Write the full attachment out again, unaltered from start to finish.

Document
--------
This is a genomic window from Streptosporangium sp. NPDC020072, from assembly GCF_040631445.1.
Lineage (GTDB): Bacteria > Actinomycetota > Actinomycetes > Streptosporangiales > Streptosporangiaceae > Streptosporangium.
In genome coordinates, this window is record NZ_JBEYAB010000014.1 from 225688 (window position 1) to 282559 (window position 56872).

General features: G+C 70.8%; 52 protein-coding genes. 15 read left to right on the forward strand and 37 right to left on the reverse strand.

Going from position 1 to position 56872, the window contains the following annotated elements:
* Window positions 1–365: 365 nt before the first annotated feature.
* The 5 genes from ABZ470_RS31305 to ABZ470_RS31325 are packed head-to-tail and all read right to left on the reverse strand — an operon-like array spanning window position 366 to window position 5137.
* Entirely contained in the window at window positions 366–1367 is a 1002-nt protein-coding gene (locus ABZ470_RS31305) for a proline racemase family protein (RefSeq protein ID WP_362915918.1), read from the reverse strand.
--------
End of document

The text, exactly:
This is a genomic window from Streptosporangium sp. NPDC020072, from assembly GCF_040631445.1.
Lineage (GTDB): Bacteria > Actinomycetota > Actinomycetes > Streptosporangiales > Streptosporangiaceae > Streptosporangium.
In genome coordinates, this window is record NZ_JBEYAB010000014.1 from 225688 (window position 1) to 282559 (window position 56872).

General features: G+C 70.8%; 52 protein-coding genes. 15 read left to right on the forward strand and 37 right to left on the reverse strand.

Going from position 1 to position 56872, the window contains the following annotated elements:
* Window positions 1–365: 365 nt before the first annotated feature.
* The 5 genes from ABZ470_RS31305 to ABZ470_RS31325 are packed head-to-tail and all read right to left on the reverse strand — an operon-like array spanning window position 366 to window position 5137.
* Entirely contained in the window at window positions 366–1367 is a 1002-nt protein-coding gene (locus ABZ470_RS31305) for a proline racemase family protein (RefSeq protein ID WP_362915918.1), read from the reverse strand.